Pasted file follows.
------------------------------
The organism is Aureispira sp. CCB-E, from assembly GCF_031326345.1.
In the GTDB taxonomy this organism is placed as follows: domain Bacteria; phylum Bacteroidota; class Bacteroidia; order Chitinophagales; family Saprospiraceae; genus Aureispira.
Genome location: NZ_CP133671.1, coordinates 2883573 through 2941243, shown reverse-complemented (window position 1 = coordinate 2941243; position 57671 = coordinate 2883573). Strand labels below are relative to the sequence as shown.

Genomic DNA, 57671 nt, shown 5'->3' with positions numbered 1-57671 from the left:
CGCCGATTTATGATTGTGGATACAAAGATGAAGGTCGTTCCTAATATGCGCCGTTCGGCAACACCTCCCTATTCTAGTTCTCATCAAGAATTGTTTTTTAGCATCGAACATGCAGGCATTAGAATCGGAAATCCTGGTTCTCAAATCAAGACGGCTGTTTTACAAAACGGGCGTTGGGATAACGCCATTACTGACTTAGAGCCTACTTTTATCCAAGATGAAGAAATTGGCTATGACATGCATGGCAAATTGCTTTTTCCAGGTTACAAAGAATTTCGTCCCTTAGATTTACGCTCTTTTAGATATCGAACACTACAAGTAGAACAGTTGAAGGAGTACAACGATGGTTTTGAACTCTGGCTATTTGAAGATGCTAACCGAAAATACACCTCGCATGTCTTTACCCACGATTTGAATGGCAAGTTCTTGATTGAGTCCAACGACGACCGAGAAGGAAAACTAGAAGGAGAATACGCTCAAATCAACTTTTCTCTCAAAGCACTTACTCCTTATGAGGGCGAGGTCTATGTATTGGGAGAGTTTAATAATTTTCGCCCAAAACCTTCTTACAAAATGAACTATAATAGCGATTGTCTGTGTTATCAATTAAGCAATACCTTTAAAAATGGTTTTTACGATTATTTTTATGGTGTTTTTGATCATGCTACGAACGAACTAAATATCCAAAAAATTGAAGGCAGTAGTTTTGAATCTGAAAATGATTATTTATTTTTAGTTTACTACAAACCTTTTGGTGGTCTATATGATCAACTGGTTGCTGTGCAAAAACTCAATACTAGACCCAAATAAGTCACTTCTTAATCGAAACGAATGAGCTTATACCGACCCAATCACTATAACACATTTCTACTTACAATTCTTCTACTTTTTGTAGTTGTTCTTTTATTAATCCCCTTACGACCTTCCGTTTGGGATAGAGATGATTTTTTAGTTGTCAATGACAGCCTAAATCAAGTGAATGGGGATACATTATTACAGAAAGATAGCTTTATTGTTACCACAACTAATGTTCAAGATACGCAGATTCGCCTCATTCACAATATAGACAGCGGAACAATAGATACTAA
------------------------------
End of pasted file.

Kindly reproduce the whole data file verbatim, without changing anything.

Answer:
The organism is Aureispira sp. CCB-E, from assembly GCF_031326345.1.
In the GTDB taxonomy this organism is placed as follows: domain Bacteria; phylum Bacteroidota; class Bacteroidia; order Chitinophagales; family Saprospiraceae; genus Aureispira.
Genome location: NZ_CP133671.1, coordinates 2883573 through 2941243, shown reverse-complemented (window position 1 = coordinate 2941243; position 57671 = coordinate 2883573). Strand labels below are relative to the sequence as shown.

Genomic DNA, 57671 nt, shown 5'->3' with positions numbered 1-57671 from the left:
CGCCGATTTATGATTGTGGATACAAAGATGAAGGTCGTTCCTAATATGCGCCGTTCGGCAACACCTCCCTATTCTAGTTCTCATCAAGAATTGTTTTTTAGCATCGAACATGCAGGCATTAGAATCGGAAATCCTGGTTCTCAAATCAAGACGGCTGTTTTACAAAACGGGCGTTGGGATAACGCCATTACTGACTTAGAGCCTACTTTTATCCAAGATGAAGAAATTGGCTATGACATGCATGGCAAATTGCTTTTTCCAGGTTACAAAGAATTTCGTCCCTTAGATTTACGCTCTTTTAGATATCGAACACTACAAGTAGAACAGTTGAAGGAGTACAACGATGGTTTTGAACTCTGGCTATTTGAAGATGCTAACCGAAAATACACCTCGCATGTCTTTACCCACGATTTGAATGGCAAGTTCTTGATTGAGTCCAACGACGACCGAGAAGGAAAACTAGAAGGAGAATACGCTCAAATCAACTTTTCTCTCAAAGCACTTACTCCTTATGAGGGCGAGGTCTATGTATTGGGAGAGTTTAATAATTTTCGCCCAAAACCTTCTTACAAAATGAACTATAATAGCGATTGTCTGTGTTATCAATTAAGCAATACCTTTAAAAATGGTTTTTACGATTATTTTTATGGTGTTTTTGATCATGCTACGAACGAACTAAATATCCAAAAAATTGAAGGCAGTAGTTTTGAATCTGAAAATGATTATTTATTTTTAGTTTACTACAAACCTTTTGGTGGTCTATATGATCAACTGGTTGCTGTGCAAAAACTCAATACTAGACCCAAATAAGTCACTTCTTAATCGAAACGAATGAGCTTATACCGACCCAATCACTATAACACATTTCTACTTACAATTCTTCTACTTTTTGTAGTTGTTCTTTTATTAATCCCCTTACGACCTTCCGTTTGGGATAGAGATGATTTTTTAGTTGTCAATGACAGCCTAAATCAAGTGAATGGGGATACATTATTACAGAAAGATAGCTTTATTGTTACCACAACTAATGTTCAAGATACGCAGATTCGCCTCATTCACAATATAGACAGCGGAACAATAGATACTAA